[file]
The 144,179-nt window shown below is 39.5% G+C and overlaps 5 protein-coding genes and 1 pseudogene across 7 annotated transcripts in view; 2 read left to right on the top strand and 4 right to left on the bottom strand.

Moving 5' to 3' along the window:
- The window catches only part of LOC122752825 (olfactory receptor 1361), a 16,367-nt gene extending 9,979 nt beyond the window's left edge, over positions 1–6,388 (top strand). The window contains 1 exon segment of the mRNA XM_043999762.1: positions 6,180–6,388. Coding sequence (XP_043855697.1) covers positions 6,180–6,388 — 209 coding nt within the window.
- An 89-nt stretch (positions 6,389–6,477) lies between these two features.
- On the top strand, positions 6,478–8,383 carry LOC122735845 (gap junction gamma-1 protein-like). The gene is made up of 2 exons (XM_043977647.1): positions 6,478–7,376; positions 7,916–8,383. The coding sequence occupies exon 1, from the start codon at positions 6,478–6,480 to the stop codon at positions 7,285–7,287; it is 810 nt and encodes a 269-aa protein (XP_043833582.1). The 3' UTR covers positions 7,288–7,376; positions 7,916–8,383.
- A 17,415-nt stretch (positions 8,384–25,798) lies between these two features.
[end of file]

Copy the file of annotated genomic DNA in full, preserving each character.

The 144,179-nt window shown below is 39.5% G+C and overlaps 5 protein-coding genes and 1 pseudogene across 7 annotated transcripts in view; 2 read left to right on the top strand and 4 right to left on the bottom strand.

Moving 5' to 3' along the window:
- The window catches only part of LOC122752825 (olfactory receptor 1361), a 16,367-nt gene extending 9,979 nt beyond the window's left edge, over positions 1–6,388 (top strand). The window contains 1 exon segment of the mRNA XM_043999762.1: positions 6,180–6,388. Coding sequence (XP_043855697.1) covers positions 6,180–6,388 — 209 coding nt within the window.
- An 89-nt stretch (positions 6,389–6,477) lies between these two features.
- On the top strand, positions 6,478–8,383 carry LOC122735845 (gap junction gamma-1 protein-like). The gene is made up of 2 exons (XM_043977647.1): positions 6,478–7,376; positions 7,916–8,383. The coding sequence occupies exon 1, from the start codon at positions 6,478–6,480 to the stop codon at positions 7,285–7,287; it is 810 nt and encodes a 269-aa protein (XP_043833582.1). The 3' UTR covers positions 7,288–7,376; positions 7,916–8,383.
- A 17,415-nt stretch (positions 8,384–25,798) lies between these two features.